The sole rational purpose of true insurance is to protect the insured from an unanticipated economic loss so large as to jeopardize his economic well-being. No one sells or buys insurance to cover the cost of maintaining his property. Home insurance does not pay for plumbing repairs; automobile insurance does not pay for replacing worn-out windshield wipers. Yet people demand precisely this kind of reimbursement from so-called health insurance.
“Health Insurance”: The Illusion of Equality
If health insurance is not insurance, what is it? It is a modern version of the illusion that all men are equal—or, when ill, ought to be treated as if they were equal. When religion was the dominant ideology, death was (supposed to be) the great equalizer: once they departed the living, prince and pauper were equal. Today, when medicine is the dominant ideology, health care is (supposed to be) the great equalizer: everyone’s life is “infinitely precious” and hence deserves the same protection from disease. Of course, prince and pauper did not receive the same burial services, and rich and poor do not receive the same medical services. But people prefer the illusion of equality to the recognition of inequality.
Actually, the ruled have always longed for “universal health care,” and the rulers have always supplied them with a policy that the masses accepted as such a service. In the Middle Ages, universal health care was called Catholicism. In the twentieth century, it was called Communism. In the 21st century, it is called Universal Health Insurance. What we choose to call “health insurance” is, in fact, a system of cost-shifting masquerading as a system of insurance. We treat a public, statist political system of health care as if it were a system of private health insurance purchased for the purpose of obtaining private medical care.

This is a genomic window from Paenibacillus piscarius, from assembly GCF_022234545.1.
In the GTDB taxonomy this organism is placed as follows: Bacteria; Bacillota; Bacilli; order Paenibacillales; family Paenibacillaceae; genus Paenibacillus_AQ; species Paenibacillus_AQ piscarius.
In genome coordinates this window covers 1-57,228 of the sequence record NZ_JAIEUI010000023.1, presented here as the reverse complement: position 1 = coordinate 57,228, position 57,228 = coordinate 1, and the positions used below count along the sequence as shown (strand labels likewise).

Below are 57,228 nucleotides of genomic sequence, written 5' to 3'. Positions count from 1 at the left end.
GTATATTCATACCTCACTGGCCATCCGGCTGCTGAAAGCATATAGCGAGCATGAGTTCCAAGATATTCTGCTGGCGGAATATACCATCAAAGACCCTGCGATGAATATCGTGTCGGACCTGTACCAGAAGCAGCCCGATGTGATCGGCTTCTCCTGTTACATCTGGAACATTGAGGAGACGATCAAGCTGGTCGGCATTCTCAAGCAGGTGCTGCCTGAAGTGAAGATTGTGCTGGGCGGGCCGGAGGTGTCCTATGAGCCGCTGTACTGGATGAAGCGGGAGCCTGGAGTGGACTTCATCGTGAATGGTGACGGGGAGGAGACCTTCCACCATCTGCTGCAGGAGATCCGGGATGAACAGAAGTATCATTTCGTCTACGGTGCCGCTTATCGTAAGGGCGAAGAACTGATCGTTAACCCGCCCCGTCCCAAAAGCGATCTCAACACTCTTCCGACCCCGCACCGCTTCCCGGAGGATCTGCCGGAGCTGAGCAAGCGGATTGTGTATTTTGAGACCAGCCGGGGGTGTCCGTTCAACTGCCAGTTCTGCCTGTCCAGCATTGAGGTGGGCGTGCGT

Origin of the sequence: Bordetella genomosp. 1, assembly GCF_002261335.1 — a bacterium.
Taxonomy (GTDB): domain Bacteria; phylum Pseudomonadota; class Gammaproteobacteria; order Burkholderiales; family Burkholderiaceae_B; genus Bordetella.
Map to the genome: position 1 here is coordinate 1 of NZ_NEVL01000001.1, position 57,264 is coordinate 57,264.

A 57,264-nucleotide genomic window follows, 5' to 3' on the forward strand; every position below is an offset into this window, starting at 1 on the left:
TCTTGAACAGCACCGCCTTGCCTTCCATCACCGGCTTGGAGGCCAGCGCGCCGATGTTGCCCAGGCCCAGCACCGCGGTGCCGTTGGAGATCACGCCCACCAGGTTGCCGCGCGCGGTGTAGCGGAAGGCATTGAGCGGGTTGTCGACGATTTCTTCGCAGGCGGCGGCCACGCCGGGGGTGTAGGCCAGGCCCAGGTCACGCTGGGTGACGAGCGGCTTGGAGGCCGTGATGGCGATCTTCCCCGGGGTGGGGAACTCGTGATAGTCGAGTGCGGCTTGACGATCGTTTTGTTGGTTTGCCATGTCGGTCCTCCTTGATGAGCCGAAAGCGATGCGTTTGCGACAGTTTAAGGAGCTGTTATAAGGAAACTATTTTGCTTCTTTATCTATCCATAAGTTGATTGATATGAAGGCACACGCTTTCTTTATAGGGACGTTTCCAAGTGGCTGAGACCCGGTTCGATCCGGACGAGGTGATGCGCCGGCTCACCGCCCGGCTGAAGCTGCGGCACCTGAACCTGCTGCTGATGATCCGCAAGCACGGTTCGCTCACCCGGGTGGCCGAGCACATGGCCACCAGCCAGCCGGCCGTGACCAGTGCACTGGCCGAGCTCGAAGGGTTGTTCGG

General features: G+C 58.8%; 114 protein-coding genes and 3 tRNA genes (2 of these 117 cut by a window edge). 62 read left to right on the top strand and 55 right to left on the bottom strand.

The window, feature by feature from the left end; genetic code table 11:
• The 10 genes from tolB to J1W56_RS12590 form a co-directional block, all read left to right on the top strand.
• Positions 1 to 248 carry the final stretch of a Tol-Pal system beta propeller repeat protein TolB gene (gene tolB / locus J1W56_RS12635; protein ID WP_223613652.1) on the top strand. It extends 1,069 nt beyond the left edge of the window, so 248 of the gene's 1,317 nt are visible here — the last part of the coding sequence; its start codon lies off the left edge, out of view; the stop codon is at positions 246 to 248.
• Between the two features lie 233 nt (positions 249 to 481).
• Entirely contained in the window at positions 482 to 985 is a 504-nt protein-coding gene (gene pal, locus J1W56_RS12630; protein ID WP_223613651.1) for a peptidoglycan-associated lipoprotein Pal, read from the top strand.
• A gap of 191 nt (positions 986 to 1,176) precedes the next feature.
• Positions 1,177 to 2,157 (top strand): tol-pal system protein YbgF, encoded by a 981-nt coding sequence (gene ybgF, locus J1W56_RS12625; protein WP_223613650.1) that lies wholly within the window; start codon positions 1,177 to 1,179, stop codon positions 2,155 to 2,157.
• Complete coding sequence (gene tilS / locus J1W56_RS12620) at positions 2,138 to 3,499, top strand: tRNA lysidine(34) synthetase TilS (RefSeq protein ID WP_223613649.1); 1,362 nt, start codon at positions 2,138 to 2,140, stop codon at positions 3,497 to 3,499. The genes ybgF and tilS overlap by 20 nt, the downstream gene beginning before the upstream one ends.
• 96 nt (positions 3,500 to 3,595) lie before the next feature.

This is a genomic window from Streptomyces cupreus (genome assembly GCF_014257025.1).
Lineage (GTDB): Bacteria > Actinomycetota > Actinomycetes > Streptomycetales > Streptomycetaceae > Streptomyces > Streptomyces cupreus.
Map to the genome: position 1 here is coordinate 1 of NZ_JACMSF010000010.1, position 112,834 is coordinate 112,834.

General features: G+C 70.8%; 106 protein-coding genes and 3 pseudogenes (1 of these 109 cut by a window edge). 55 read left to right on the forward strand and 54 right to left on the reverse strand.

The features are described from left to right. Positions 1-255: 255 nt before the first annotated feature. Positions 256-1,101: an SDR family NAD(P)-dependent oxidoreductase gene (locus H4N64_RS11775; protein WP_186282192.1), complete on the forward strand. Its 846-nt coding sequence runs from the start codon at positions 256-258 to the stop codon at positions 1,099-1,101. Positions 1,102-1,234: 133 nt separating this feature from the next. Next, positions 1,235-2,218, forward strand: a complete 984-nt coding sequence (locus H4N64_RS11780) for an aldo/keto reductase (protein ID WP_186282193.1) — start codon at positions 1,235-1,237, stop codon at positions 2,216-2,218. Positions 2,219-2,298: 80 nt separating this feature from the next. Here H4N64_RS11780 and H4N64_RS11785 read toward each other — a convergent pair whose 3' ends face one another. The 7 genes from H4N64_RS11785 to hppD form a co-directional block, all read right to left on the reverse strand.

Everyone knows but no one admits that health insurance is not really insurance. In fact, Americans now view their health insurance as an open-ended entitlement for reimbursement for virtually any expense that may be categorized as “health care,” such as the cost of birth-control pills or Viagra. The cost of these services is covered on the same basis as the cost of medical catastrophes, such as treatment for the consequences of a brain tumor. Such distorted incentives produce the perverted outcomes with which we are all too familiar.
From a public-health point of view, the state of our health is partly, and often largely, in our own hands and is our own responsibility, even if we have a chronic illness, such as arthritis or diabetes. It is an immoral and impractical endeavor to try to reject that responsibility and place the burden for the consequences on others.